52 Books: Book 43


For the last several years I have been reading the blog Mabel’s House by Elizabeth Owen. It is witty and funny and very real to life. Better yet, I know Liz and her husband, Matt, personally from college and somehow that makes her stories even better.

Her posts about dissatisfaction with life and the need to grow up resonated with me. As did her thoughts on not being ready to become a mom {which she finally plunged into last year after almost a decade of marriage}. I relate all too well.

When I found out she was writing a book, I jumped on board and pre-ordered my copy as soon as I could. A few weeks ago that book arrived on my door step and I couldn’t wait to dive in. As usual, Liz’s style of writing did not disappoint.

My (not so) Storybook Life is broken into 14 chapters that take us into the world of marital bliss {that prove to not always be so blissful, as is often the case}. The book also shares Liz’s personal journey of the loss of a friend to cancer. While Liz could have chosen to run away from her problems or write her story in a cynical way, she chooses instead to be grateful for all of the moments that make up her life, even when things don’t turn out the way she thinks they should.

One unexpected twist in this book is Liz’s introduction to each chapter. She takes literary characters that we grew up with and weaves modern-day scenarios of what those characters would be up to in their ever after {the parts that don’t always go so happily}. If you are a lover of literature and are curious about what Anne and Gilbert; Scarlett and Rhett; Marianne and Colonel Brandon or the March Sisters are up, you cannot miss out on this book. Just be prepared to both laugh and to cry.

Excerpts from the book: 
It’s often said that people resemble their pets, or vice versa. If I were a vain woman I would deny this fact to the death since Mabel desperately needs a diet for her rotund backside and a daily regime of anti-anxiety medication. But denying our similarities would do no good in light of the fact that she and I are doggy-human soul mates.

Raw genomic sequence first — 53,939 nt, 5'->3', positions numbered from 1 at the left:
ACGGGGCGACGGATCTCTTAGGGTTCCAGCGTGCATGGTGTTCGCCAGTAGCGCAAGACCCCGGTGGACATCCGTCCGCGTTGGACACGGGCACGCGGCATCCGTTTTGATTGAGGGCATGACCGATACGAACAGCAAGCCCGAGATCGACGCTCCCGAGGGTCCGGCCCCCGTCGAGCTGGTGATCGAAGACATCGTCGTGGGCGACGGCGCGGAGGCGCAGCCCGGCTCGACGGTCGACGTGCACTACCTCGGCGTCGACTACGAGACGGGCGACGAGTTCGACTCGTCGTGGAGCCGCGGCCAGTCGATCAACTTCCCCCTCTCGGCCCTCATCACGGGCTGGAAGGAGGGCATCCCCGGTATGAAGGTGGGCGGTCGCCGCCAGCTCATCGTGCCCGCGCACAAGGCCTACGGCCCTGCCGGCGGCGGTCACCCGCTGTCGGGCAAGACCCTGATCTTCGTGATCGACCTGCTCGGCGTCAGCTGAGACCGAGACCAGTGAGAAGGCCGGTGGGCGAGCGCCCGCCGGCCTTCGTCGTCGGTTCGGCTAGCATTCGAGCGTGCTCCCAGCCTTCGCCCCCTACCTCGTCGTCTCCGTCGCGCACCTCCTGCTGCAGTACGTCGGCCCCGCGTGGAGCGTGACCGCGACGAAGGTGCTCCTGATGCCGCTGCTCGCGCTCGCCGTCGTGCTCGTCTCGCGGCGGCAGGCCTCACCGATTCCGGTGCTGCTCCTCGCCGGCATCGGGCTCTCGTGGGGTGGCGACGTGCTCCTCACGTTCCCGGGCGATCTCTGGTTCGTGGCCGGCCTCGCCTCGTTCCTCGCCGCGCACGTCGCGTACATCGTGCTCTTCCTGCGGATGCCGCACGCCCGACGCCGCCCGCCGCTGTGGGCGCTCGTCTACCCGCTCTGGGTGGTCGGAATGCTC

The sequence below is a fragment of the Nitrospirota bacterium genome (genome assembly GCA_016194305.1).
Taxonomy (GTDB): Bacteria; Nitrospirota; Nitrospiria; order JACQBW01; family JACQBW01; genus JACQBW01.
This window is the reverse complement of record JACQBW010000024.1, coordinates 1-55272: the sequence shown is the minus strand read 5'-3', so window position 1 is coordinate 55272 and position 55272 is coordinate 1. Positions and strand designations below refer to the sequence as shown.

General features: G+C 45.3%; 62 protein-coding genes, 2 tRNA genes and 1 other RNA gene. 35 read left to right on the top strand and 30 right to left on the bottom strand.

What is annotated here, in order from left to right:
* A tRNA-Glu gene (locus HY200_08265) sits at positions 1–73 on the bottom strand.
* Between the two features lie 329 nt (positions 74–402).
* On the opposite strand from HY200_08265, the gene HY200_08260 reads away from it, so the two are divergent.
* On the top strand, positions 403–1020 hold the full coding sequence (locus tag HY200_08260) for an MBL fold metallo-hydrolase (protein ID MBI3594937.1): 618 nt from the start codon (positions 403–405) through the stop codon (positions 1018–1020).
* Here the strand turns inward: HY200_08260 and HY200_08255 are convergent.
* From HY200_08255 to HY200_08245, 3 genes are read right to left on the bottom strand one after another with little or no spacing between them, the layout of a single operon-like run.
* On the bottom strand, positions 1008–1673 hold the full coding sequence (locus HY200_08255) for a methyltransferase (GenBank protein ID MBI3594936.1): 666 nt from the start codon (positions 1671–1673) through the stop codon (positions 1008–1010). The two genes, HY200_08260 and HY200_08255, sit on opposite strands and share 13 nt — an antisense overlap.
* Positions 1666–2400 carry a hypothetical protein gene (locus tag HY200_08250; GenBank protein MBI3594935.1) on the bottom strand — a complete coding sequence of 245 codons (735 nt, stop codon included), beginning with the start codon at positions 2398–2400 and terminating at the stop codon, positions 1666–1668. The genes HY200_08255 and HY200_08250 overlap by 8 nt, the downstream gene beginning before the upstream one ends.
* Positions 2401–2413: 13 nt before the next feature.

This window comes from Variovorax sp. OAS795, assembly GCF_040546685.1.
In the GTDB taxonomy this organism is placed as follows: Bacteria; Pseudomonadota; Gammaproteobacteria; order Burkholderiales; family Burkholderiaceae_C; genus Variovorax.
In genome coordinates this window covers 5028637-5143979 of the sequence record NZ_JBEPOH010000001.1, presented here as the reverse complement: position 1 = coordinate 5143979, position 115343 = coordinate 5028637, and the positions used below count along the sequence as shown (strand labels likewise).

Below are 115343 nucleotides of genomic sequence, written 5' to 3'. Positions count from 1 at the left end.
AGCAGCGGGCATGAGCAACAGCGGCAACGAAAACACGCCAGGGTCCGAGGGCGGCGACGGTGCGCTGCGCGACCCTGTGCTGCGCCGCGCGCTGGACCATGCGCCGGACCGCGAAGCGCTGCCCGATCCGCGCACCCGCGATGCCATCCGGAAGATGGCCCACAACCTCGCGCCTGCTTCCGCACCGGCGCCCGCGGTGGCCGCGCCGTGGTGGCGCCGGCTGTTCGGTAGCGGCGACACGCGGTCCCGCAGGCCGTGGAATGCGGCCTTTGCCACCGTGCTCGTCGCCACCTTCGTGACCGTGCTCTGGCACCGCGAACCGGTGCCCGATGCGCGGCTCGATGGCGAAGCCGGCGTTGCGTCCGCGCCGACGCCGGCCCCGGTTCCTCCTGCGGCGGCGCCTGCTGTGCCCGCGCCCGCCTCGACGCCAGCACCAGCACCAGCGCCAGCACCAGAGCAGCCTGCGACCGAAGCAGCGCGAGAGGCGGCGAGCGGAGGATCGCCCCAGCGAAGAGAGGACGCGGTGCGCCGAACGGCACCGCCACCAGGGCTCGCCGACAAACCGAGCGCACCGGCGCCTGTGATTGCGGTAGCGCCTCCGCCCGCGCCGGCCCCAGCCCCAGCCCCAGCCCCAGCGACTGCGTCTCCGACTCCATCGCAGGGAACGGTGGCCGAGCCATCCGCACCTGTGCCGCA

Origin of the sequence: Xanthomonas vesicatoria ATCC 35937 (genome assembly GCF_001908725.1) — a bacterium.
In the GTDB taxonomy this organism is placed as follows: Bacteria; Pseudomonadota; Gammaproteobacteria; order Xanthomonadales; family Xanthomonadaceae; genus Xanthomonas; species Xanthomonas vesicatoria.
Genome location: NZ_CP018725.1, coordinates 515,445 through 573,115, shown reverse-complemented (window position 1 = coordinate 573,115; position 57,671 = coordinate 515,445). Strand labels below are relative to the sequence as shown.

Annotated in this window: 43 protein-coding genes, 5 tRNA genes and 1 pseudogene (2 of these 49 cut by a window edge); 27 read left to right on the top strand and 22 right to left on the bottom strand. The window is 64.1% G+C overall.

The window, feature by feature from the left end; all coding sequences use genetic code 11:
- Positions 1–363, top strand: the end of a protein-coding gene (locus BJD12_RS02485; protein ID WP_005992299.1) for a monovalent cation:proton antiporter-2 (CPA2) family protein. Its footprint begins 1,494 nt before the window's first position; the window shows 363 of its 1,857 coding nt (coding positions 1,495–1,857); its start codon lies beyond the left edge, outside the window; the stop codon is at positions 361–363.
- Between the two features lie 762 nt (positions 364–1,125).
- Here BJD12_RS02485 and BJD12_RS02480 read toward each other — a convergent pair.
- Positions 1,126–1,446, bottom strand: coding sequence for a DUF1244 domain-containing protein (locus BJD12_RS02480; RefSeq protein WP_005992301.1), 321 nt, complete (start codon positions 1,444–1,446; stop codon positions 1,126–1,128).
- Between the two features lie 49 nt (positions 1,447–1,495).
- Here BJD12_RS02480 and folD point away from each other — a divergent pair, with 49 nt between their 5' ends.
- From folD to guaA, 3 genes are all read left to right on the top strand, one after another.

As long as I didn’t pray about the big things, I avoided being disappointed in God… When you kneel before God and pray, you admit your helplessness. You admit that there’s nothing you can do about a situation. And in praying, you admit that God is really up there. You concede He’s really listening. And that, my friends, is no small revelation.

I relayed my frustration to my mother.

“Do you know what I did yesterday? I’ll tell you. I worked eight hours, got stuck behind a wreck on the river bridges, got home an hour and a half later, threw sticks with Mabel and got a splinter, changed the sheets on the bed because they feel gritty, ate a bowl of cereal, balanced the checkbook, cried, weighed myself, cried again, and finally passed out on the couch. Of course my toilets are dirty! Of course we eat takeout! Of course my baseboards are dusty! How can I possibly be expected to do all this?”

Mother watched me placidly, paintbrush in hand. Slowly she began to shake her head. “Who cares? I raised my daughters to be creative and happy, not disinfecting, baseboard washing experts…”

“I had so much time before, so many possibilities stretching endlessly ahead of me. But it’s not endless. This all has an expiration date.”
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